Defence spending in western and central Europe tops last year of cold war | Arms trade

Defence spending in western and central Europe has surpassed that of the last year of the cold war, an annual report has found, as military expenditure across the world hit an all-time high of $2.24tn (£1.8tn) last year.

The outbreak of war in Ukraine has triggered the steepest increase in military expenditure in Europe in three decades, according to the Stockholm International Peace Institute (Sipri).

The thinktank reports that spending by central and western European states reached $345bn in 2022, a sum that in real terms surpasses that of 1989, the last year of the cold war. Their defence expenditure is 30% higher than a decade ago.

Germany was among the nations breaking with the norms of the recent past. The Zeitenwende or turning point that the country’s chancellor, Olaf Scholz, announced last year ushered in its biggest rearmament since the second world war.

Germany’s military budget was the seventh largest in the world last year behind the US, China, Russia, India, Saudi Arabia and the UK, and further huge increases in expenditure are planned.


The country established an extra-budgetary fund of $105bn last year, which will be used from 2023 to increase its armed forces’ military capabilities.

France, South Korea and Japan occupy the other three spots in the world’s top 10 biggest defence spenders.

The UK had the highest military spending in central and western Europe at $68.5bn, of which an estimated $2.5bn, or 3.6%, was financial aid to Ukraine.

Europe as a whole, including Russia and Ukraine, increased its expenditure by 13% year on year, in what the Sipri report describes as “the largest annual increase in total European spending in the post-cold war era”.

Russia’s military spending grew by an estimated 9.2% to about $86.4bn, equivalent to 4.1% of the country’s GDP in 2022, up from 3.7% in 2021.


Ukraine was the world’s 11th biggest defence spender after a 640% increase in its military expenditure. Its military burden was by far the largest of any country at 34% of GDP.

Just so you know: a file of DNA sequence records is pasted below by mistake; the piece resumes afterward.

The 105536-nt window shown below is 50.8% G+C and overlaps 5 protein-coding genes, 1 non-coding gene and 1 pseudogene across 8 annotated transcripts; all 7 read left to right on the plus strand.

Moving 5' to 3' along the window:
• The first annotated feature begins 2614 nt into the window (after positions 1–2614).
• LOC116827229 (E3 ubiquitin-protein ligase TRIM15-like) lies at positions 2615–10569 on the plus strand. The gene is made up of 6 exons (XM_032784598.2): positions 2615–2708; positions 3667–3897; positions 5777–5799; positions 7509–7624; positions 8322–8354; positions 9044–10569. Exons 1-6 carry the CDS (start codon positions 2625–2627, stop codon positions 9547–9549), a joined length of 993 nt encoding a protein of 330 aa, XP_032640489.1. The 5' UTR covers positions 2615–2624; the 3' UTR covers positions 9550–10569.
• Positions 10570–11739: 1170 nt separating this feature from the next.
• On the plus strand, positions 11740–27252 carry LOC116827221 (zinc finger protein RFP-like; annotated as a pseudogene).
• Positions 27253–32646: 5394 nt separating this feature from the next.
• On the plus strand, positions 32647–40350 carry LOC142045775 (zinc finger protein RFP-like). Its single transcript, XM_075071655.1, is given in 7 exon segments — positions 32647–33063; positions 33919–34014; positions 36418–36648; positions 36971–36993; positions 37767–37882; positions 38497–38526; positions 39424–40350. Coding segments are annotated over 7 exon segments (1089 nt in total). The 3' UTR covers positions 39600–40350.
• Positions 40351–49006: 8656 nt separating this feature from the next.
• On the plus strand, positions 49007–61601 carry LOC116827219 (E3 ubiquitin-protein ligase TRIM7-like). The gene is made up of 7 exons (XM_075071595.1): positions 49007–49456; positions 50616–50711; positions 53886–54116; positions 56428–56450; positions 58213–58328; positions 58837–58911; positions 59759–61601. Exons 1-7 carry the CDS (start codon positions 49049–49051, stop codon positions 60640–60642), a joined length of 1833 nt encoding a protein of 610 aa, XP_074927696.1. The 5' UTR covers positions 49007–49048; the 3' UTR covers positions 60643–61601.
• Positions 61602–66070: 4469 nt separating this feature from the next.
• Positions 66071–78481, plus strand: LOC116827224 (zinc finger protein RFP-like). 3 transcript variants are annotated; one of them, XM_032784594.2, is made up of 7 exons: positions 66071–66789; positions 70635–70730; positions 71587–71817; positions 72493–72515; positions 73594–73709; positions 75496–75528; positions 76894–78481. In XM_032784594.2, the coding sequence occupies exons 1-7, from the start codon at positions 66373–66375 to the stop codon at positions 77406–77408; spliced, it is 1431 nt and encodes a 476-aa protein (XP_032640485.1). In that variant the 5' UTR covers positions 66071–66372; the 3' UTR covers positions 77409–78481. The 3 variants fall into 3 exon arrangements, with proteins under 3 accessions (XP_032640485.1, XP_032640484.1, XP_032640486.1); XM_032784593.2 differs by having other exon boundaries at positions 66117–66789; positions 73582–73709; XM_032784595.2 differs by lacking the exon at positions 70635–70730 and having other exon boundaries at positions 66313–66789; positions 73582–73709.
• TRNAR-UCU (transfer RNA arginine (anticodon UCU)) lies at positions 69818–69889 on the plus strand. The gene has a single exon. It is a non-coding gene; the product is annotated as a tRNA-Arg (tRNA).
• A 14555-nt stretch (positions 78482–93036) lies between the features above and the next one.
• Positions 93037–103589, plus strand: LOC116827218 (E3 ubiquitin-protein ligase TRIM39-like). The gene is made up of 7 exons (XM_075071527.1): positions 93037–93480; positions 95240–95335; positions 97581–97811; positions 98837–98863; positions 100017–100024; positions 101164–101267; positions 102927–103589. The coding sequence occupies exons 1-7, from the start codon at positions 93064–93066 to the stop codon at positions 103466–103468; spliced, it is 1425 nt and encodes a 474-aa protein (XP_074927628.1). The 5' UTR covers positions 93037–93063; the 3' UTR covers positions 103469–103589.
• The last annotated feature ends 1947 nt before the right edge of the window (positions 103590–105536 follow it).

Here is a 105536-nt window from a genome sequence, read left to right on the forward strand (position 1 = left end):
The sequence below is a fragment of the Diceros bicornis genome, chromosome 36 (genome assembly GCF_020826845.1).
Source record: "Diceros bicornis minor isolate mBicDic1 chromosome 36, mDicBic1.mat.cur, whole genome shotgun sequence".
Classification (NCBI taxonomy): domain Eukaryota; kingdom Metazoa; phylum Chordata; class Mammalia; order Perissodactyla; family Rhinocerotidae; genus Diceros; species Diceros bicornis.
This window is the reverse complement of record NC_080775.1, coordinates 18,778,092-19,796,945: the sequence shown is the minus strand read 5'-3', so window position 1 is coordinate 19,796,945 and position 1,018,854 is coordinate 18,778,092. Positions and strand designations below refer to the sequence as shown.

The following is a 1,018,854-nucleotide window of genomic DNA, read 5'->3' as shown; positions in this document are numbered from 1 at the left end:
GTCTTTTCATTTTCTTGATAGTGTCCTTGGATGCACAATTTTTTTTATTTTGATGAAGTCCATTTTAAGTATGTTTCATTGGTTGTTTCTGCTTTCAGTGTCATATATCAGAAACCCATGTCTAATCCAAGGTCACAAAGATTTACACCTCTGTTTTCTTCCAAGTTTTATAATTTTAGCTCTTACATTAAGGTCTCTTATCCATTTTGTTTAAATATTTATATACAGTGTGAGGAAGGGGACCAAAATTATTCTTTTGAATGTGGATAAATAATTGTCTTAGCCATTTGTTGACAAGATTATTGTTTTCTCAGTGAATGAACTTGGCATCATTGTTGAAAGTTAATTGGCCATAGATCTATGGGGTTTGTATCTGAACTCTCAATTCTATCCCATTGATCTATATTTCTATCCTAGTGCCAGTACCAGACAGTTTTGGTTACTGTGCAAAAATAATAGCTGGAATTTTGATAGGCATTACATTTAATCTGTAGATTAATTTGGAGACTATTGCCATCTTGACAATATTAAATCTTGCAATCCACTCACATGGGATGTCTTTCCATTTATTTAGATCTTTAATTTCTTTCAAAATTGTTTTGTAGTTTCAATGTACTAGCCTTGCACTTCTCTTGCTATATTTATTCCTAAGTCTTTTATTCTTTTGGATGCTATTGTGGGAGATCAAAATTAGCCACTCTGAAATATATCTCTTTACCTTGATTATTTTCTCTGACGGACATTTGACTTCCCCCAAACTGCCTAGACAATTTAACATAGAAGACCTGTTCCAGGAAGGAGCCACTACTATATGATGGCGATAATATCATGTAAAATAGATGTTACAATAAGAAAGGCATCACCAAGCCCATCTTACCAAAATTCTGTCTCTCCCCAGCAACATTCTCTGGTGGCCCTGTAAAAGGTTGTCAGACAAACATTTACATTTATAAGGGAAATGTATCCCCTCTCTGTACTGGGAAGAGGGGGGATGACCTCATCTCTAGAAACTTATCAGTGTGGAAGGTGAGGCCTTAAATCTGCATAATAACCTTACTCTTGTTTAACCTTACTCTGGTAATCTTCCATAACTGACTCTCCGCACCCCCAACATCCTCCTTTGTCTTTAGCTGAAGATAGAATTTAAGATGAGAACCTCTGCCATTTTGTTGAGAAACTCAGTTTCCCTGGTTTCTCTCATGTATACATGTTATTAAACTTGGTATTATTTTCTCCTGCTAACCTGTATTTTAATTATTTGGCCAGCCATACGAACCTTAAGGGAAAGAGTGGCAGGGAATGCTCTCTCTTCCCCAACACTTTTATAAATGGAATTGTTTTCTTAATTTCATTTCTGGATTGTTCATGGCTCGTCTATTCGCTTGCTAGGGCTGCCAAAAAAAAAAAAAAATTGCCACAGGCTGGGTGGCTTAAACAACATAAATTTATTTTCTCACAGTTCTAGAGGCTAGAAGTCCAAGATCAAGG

Some of the other sharpest year-on-year increases in expenditure were in Finland, up 36%, Lithuania 27%, Sweden 12% and Poland 11%.

Dr Diego Lopes da Silva, a senior researcher with Sipri’s military expenditure and arms production programme, said 2022 was likely to prove to be just the start of mass rearmament.

“The invasion of Ukraine had an immediate impact on military spending decisions in central and western Europe,” he said. “This included multi-year plans to boost spending from several governments.

“As a result, we can reasonably expect military expenditure in central and western Europe to keep rising in the years ahead.”

Vladimir Putin’s invasion of Ukraine on 24 February last was a “major driver” of global spending on arms, but expenditure has also generally been rising around the world over the last two decades.

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Nato members pledged in 2014 to move towards spending 2% of GDP on defence by 2024 and the Sipri report suggests that global military spending grew for the eighth consecutive year in 2022.

The US remains by far the world’s biggest military spender at $877bn, accounting for 39% of the global total.

China, whose military expenditure has increased for 28 consecutive years, is the world’s second-largest defence spender, allocating an estimated $292bn in 2022 – 4.2% more than in 2021 and 63% more than in 2013.

India was the fourth largest spender behind Russia at $81.4bn, 6% more than in 2021 and 47% more than in 2013, a reflection of continuing border tensions with both China and Pakistan.

Upgrades for the armed forces’ equipment and military infrastructure along its disputed border with China accounted for 23% of the total.

Saudi Arabia’s military expenditure reached an estimated $75bn in 2022, up by 16% from 2021. It was the first annual increase since 2018 and reflects the kingdom’s leadership of a coalition of countries that has intervened in Yemen since 2015.

Saudi Arabia had the world’s second-highest military burden after Ukraine at 7.4% of GDP.

Dr Nan Tian, another senior researcher with Sipri’s military expenditure and arms production programme, said: “The continuous rise in global military expenditure in recent years is a sign that we are living in an increasingly insecure world.

“States are bolstering military strength in response to a deteriorating security environment, which they do not foresee improving in the near future.”

There were some more hopeful signs in Sipri’s report. Military spending by African countries was $39.4bn in 2022, the first fall since 2018. The regional total was 5.3% lower than in 2021 and 6.4% lower than in 2013.

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